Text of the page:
Knowing your STD status is a critical step to stopping STD transmission. If you know you are infected you can take steps to protect yourself and your partner. Be sure to ask your healthcare provider to test you for STDs. Many STDs can be diagnosed and treated.

Related Content:

IHS Opens New Youth Regional Treatment Center in California

IHS Awards $7.6 Million for the 4-in-1 Grant Opportunity for Urban Indian Programs

April is National Child Abuse Prevention Month, April 24, 2017 ]]>As we observe National Child Abuse Prevention Month, the Indian Health Service has an important role in improving the lives of Native youth.

When I reflect on my Tribe's past, and similar stories across many tribal nations, I know that my ancestors raised their children through strengths-based parenting and strong communities. Bernard Romans, a renowned Dutch cartographer who surveyed Choctaw lands in the 1770s, wrote that children "are never beaten or otherwise rudely chastised and very seldom chided."

H. B. Cushman, the son of missionaries working at Mayhew, a Choctaw Indian station in Mississippi in the mid-19th century, wrote that "one would naturally infer that youth would arrive at manhood, a set of desperadoes, indulging in every vice and committing every crime. But this was not so. No race of young people ever grew up to manhood who were of a more quiet nature and peaceful disposition than the youths of the Mississippi Choctaws." These historical accounts are a testament to traditions that carry on to this day.

IHS recently hosted training provided by the Johns Hopkins University in Albuquerque, New Mexico, where 26 community health representatives were trained in an early intervention home visiting program called Family Spirit. Family Spirit Exit Disclaimer: You Are Leaving focuses on young children up to three years of age and their families. It is evidence-based, culturally tailored, and shown to improve outcomes for children with the help of front line community health representatives.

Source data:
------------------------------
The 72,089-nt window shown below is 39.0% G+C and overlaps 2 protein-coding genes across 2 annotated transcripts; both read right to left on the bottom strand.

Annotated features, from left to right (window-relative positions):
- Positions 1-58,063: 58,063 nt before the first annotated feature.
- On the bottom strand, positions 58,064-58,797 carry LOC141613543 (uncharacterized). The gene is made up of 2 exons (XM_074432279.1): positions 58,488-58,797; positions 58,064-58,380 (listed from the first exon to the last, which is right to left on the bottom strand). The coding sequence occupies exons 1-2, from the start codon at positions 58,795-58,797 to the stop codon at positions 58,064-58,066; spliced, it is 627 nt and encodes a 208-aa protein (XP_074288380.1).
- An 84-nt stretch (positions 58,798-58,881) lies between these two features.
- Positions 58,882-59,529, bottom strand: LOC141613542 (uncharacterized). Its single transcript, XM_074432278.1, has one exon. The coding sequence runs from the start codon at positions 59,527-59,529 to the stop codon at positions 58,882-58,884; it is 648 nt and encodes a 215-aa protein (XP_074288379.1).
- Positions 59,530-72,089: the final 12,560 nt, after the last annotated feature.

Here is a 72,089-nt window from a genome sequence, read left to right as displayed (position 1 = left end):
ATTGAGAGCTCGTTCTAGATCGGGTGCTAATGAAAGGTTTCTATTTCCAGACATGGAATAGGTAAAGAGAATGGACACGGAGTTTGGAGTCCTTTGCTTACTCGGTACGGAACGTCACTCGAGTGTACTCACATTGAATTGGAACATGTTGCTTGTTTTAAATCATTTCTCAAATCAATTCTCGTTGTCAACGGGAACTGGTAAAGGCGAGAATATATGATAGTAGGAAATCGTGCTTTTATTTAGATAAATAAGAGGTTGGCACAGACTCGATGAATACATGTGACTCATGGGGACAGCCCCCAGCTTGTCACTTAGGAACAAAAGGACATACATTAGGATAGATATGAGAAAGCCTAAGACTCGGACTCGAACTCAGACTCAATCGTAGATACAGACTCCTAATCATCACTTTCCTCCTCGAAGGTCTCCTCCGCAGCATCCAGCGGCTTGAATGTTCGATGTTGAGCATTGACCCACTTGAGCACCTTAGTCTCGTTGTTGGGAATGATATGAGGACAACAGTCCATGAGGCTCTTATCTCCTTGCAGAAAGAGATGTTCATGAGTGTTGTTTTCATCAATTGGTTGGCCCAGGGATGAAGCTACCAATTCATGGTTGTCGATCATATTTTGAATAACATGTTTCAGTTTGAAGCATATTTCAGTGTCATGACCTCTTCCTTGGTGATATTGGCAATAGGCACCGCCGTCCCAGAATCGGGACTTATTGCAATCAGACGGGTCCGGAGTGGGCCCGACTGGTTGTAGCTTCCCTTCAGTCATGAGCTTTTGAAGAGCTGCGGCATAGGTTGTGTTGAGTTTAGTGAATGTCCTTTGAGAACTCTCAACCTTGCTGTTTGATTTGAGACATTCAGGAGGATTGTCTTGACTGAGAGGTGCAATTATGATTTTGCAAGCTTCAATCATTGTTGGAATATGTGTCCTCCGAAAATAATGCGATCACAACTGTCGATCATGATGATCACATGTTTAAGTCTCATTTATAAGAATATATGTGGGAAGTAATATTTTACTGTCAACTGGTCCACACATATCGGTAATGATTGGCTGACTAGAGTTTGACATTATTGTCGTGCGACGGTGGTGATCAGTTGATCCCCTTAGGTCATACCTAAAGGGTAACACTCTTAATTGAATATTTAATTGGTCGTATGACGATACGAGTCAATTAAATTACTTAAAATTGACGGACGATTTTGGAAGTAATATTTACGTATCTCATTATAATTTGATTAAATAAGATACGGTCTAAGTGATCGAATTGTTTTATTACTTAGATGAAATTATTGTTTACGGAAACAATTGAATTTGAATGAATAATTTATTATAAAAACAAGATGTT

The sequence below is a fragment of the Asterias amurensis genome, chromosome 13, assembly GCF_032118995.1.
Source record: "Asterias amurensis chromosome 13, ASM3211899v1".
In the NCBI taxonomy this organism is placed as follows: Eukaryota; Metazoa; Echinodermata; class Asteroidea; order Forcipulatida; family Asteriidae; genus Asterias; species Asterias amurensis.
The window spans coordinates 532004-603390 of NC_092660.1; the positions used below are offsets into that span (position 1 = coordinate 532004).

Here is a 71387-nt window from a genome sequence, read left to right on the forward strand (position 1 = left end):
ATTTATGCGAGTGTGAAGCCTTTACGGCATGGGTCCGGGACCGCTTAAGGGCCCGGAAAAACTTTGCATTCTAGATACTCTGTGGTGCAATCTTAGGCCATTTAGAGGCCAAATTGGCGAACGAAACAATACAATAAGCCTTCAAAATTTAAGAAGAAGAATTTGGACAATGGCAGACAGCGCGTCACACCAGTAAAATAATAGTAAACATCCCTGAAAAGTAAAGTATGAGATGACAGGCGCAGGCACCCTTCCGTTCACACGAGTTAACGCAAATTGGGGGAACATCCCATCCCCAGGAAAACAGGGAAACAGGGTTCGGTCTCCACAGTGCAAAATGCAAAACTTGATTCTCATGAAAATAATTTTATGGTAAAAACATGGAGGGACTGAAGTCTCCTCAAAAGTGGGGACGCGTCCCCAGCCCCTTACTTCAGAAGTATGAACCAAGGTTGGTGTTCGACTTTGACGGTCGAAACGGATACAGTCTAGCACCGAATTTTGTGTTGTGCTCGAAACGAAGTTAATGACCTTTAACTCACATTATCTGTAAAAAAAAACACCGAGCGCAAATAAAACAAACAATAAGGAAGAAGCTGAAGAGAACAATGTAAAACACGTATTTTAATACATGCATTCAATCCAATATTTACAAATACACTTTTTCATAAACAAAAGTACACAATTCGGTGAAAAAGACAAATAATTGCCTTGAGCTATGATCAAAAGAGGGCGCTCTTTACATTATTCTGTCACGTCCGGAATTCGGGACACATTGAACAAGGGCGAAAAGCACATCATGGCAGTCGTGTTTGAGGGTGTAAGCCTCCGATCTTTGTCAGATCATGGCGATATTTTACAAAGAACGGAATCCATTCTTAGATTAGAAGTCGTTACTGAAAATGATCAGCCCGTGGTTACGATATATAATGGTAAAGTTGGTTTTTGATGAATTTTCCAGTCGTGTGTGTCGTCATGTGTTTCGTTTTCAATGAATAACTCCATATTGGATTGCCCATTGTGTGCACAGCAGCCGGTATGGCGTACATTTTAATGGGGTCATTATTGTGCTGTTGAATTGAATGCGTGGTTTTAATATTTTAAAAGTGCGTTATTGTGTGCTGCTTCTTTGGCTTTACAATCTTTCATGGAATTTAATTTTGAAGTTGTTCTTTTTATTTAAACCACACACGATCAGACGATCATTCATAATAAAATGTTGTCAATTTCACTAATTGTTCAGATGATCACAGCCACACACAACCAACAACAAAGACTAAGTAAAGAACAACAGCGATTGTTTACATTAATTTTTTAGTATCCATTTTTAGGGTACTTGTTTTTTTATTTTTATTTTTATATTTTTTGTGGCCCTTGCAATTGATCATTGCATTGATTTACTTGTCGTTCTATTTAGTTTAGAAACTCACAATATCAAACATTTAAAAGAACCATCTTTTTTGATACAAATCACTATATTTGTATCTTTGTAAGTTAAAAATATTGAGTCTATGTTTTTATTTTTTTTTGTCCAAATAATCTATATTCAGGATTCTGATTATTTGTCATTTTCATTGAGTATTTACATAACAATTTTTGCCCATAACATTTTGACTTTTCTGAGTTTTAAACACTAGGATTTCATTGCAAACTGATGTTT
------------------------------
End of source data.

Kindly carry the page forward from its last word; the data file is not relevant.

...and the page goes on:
In March, IHS announced ten pilot sites in our Pediatric Integrated Care Collaborative Exit Disclaimer: You Are Leaving, or PICC, to improve the capacity of primary care to serve children and families experiencing trauma and chronic stress. The project is a result of a partnership between IHS and the Johns Hopkins University Center for Mental Health Services in Pediatric Primary Care. Under the guidance of Johns Hopkins faculty, pilot sites will work toward increasing the quality of child trauma services by integrating behavioral and physical health services for families with young children.

In February, IHS announced a new service of the Indian Children’s Program which offers pediatric neuropsychology consultations to provide expert opinion, clarify diagnoses, and provides behavioral health treatment recommendations. The Indian Children’s Program also offers training for healthcare providers on important clinical topics, such as autism.